Malta May Revoke Passport from Russian Who Laundered Money in UK – Сyprus Daily News

Semen Kuksov was jailed in February for five years and seven months after pleading guilty to laundering “more than £12 million (US$15 million) of criminally obtained cash,” the U.K.’s Crown Prosecution Service said in a statement announcing the sentencing.

Both he and his father, Vladimir Anatolyevich Kuksov, appear on a list of people granted citizenship in 2022 by Malta, a European Union country. The elder Kuksov has no connection to his son’s criminal case.

Under Maltese law, passports can be revoked if an applicant is sentenced within seven years of becoming a citizen to a jail-term of a year or longer.

The Community Malta Agency, which oversees the citizenship program, is reviewing the case of Semen Kuksov, said CEO Joseph Mizzi.

The agency is “seriously considering offering to advise the Minister to initiate the process of deprivation of citizenship,” he said in an email.

The Kuksovs appear to have been given Maltese citizenship mere weeks before Russians were excluded from passport sales to wealthy investors in the wake of the Kremlin’s February 2022 invasion of Ukraine.

Vladimir Kuksov’s U.K. lawyers said in a letter to reporters that “he applied as long ago as 2019, perfectly appropriately and underwent the normal lengthy governmental due diligence process before becoming a Maltese citizen.”

In July 2022 –– about six months after receiving his Malta citizenship –– Vladimir’s son and an accomplice began managing “couriers to collect criminal money and deliver the laundered money overseas,” according to the U.K. prosecution service statement.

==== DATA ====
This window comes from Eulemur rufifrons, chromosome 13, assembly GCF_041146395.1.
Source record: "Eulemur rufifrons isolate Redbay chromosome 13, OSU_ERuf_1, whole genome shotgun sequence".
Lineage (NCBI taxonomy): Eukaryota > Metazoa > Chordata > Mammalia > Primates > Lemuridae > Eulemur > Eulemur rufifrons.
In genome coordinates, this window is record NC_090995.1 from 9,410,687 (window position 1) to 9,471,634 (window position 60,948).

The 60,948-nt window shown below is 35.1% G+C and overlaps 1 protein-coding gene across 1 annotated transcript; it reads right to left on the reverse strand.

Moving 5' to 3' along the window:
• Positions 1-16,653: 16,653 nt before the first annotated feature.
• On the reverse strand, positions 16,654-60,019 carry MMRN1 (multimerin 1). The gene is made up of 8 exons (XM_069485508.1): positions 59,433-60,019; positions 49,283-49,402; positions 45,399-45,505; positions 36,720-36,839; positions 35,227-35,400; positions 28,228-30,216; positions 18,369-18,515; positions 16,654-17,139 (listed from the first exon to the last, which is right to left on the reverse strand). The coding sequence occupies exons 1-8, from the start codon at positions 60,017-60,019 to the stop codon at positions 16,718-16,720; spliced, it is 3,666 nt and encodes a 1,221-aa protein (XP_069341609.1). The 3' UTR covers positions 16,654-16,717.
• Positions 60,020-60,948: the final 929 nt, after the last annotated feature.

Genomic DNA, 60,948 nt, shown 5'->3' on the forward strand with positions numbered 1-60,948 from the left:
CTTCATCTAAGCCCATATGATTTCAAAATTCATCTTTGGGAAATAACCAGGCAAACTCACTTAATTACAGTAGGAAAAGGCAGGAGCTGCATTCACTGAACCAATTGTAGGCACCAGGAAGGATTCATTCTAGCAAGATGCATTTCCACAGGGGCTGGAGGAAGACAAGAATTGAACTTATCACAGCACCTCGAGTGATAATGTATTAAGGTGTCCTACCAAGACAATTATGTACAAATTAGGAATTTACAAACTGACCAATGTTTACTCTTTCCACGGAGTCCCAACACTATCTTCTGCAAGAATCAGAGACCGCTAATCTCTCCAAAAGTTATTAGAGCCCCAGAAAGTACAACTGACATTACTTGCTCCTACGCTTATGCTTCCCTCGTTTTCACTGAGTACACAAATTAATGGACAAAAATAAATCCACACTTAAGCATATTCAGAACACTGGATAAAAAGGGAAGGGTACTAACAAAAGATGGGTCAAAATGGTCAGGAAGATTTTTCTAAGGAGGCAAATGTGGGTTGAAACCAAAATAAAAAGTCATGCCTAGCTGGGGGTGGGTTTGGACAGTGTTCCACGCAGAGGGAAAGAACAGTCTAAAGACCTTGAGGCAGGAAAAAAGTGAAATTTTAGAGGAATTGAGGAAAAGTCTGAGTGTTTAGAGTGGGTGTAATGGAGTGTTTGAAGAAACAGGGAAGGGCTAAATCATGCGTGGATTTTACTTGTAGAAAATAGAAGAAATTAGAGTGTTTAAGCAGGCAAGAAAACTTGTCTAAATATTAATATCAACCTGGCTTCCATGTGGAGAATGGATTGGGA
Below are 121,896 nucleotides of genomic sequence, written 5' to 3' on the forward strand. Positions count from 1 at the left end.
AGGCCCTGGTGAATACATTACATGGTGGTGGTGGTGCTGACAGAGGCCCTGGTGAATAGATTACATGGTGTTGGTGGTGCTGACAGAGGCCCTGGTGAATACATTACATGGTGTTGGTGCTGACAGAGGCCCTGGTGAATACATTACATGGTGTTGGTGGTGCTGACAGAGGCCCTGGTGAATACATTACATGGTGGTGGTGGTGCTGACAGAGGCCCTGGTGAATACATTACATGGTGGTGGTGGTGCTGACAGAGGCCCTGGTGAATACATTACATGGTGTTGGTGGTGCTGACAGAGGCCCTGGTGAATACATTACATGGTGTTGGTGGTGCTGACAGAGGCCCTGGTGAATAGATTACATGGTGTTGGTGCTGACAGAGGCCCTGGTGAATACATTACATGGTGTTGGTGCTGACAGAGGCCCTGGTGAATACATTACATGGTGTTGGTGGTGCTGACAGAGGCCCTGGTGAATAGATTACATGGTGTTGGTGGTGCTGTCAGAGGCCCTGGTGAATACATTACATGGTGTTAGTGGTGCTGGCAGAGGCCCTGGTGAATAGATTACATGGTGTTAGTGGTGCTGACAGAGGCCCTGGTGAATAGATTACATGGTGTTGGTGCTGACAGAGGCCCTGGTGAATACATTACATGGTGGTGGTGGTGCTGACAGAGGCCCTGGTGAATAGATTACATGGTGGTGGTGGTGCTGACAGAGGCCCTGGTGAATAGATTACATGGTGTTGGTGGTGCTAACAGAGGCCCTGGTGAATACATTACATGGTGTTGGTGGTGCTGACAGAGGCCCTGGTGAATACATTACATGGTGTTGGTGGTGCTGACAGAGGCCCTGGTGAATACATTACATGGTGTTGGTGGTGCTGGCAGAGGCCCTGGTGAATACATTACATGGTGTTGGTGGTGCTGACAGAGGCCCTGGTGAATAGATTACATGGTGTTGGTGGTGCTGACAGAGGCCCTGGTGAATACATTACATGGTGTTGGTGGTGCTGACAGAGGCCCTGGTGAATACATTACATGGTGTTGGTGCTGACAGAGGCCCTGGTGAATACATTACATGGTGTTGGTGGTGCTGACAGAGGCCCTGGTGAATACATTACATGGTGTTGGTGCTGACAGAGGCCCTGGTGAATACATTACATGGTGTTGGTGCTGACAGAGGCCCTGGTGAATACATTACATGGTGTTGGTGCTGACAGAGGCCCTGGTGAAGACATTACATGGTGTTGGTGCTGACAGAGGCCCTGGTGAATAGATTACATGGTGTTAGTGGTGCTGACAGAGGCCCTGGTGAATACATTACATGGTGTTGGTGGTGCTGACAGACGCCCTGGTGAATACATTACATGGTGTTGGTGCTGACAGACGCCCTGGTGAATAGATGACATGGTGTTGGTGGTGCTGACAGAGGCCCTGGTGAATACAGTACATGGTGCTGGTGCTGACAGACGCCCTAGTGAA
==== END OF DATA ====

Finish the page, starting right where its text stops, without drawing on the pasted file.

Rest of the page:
In regard to the case against Semen, Vladimir Kuksov’s lawyers said he had “no comment to make but notes that he and his adult son have lived separate lives for some years.”

Vladimir Kuksov chaired AKROS, one of the leading companies in the Russian oilfield service industry and a partner of several sanctioned companies, including Lukoil and Gazprom. He remains a majority shareholder via Visnoy Limited, a Cypriot company. Neither Kuksov nor AKROS have been sanctioned.

Malta’s cash-for-passports program, launched in 2014, proved to be an instant hit for Russians. During its first year of operation, 54 percent of applications were submitted by Russians.

After years of Maltese politicians denying reputational risks, Russia’s invasion of Ukraine sparked renewed scrutiny of the program.

Critics argue that so-called “golden visa” schemes have allowed easy access to the EU for “organized crime figures, tax-evaders” and other undesirable individuals.

The European Commission said in a 2019 report that golden visas “have raised concerns about certain inherent risks, in particular as regards security, money laundering, tax evasion and corruption.”

In March 2023, the European Commission took legal action against the Maltese government, arguing that granting citizenship for a “predetermined payment” violates EU law.

In a 2022 statement, Malta said the citizenship program is legal and that applicants are subject to “robust due diligence processes.”

The government said the process ensures that “only worthy individuals would acquire Maltese citizenship and consequently European citizenship.”

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